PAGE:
The oxygen-enriched environment of surgical procedures increases the risk of fire.
As many as 600 operating room fires occur each year in the United States, despite a decline in the use of flammable anaesthetics.
A study (www.anesthesiaprogress.org, 2014) in the journal Anesthesia Progress replicated potential surgical fire conditions with a mechanical model in an oxygen-enriched environment.
The internal body cavities of chickens were used to simulate a patient’s oral cavity, and an electrosurgical unit was used as the ignition source.
The study tested the hypothesis that high-volume dental suction might draw off enough oxygen to delay or inhibit the onset of combustion.
Ventilation of oxygen in patient oral cavities or evacuation by high-volume suction may help decrease the risk of fires.
The current study conducted 41 trials to test its hypothesis; 20 employed suction, and the rest did not.
Among the trials, three types of combustion events were noted: an audible pop, a flash of light, and full ignition.
All three conditions were observed in 11 of the 21 trials that did not include suction.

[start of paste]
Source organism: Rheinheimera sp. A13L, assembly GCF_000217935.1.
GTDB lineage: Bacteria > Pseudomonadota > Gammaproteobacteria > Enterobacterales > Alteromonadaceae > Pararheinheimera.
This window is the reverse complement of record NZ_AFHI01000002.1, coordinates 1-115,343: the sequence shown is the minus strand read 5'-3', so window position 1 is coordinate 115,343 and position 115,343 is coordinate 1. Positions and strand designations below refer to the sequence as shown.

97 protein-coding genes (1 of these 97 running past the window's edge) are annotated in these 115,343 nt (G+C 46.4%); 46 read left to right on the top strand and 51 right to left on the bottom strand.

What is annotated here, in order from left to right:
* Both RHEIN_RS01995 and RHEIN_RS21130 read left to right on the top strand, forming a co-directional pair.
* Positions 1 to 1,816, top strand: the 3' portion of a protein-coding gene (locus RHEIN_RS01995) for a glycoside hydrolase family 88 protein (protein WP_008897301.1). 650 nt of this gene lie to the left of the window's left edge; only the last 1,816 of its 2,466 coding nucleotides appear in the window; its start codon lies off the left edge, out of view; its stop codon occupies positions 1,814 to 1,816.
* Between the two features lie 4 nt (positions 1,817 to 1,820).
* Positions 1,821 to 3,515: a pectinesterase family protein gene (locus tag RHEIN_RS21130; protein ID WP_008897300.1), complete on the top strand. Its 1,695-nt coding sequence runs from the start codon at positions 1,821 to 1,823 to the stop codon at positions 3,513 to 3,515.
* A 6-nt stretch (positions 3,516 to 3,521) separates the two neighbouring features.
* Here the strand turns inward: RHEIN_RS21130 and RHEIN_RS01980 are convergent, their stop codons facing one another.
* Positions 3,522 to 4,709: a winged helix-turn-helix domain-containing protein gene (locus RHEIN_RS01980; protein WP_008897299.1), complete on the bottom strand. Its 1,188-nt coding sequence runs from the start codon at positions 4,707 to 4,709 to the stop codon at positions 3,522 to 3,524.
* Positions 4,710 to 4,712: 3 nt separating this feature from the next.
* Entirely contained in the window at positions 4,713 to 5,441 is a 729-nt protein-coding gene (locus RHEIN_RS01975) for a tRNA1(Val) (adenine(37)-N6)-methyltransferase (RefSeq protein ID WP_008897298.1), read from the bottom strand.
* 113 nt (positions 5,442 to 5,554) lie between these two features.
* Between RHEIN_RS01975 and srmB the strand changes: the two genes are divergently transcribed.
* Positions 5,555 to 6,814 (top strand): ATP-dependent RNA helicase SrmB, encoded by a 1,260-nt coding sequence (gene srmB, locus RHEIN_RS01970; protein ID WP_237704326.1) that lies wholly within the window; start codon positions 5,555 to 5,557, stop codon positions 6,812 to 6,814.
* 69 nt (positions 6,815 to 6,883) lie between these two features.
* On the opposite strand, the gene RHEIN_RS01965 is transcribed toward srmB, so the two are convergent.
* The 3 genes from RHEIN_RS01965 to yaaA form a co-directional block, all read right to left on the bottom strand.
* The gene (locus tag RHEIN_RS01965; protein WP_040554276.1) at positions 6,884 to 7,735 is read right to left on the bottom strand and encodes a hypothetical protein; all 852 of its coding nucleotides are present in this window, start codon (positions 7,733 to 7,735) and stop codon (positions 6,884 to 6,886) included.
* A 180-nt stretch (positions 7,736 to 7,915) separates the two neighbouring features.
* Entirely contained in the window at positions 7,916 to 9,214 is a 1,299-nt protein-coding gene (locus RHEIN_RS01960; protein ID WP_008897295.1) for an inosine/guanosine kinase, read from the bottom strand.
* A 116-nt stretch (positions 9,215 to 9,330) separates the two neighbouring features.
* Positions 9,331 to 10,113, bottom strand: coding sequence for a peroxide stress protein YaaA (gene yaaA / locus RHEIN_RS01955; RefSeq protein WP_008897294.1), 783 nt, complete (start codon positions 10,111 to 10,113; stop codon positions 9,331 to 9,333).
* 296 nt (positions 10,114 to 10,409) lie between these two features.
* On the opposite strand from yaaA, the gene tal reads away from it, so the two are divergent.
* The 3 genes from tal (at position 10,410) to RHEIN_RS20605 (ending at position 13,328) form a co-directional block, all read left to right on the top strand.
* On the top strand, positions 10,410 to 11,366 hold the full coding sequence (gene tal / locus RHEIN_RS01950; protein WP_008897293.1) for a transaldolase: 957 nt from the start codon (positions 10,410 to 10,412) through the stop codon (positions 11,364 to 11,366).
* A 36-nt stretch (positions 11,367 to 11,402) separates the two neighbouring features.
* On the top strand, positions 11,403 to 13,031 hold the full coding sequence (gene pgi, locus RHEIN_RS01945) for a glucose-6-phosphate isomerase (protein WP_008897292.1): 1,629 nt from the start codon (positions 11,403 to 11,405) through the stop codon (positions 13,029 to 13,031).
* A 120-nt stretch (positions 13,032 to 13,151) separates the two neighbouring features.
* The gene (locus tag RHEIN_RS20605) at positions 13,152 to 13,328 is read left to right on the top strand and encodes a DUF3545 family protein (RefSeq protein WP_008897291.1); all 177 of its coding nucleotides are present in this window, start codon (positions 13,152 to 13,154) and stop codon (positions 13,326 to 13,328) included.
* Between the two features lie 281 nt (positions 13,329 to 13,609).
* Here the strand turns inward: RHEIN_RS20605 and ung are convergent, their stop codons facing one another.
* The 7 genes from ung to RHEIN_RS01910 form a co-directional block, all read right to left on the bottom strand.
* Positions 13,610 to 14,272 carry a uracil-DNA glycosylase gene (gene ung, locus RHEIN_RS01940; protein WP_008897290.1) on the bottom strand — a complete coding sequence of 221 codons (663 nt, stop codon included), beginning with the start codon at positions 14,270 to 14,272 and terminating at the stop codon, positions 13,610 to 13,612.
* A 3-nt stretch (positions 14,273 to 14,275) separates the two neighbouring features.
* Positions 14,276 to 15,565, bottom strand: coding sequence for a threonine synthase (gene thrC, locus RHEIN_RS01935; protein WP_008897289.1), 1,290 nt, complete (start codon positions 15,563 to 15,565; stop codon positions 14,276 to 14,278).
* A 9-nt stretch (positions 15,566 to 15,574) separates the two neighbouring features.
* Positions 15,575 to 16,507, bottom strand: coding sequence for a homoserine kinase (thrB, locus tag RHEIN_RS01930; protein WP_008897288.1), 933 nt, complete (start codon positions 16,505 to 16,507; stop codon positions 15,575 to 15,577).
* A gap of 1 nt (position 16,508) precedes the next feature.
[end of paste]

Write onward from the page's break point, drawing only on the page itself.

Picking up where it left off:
In trials where suction was used, there was no ignition at all in 18 of 20 cases.
In the two cases where ignition did occur, the fire was small.
All three combustion types were more likely to occur in the no-suction environment.
While not common, surgical fires can have fatal results.
Fire safety research has identified pooled, or trapped, oxygen around a patient’s tissue, under surgical drapes, and in the operating room environment.
Equipment leaks and administration of supplemental oxygen, such as through a nasal cannula, increases the risk of fire.
Lasers and electrocautery tools can provide sources of ignition.
The head, neck, and upper torso are the areas most often affected by surgical fires.
Greater fire safety awareness and knowledge of prevention techniques can help establish a safer dental environment.
Surgical fires have been deemed completely preventable.
The research in this article suggests that adequate removal of the source of oxidation from the surgical site may be key to eliminating fires.
http://anesthesiaprogress.org/doi/full/10.2344/0003-3006-61.4.155 (2014) retrieved 13/01/14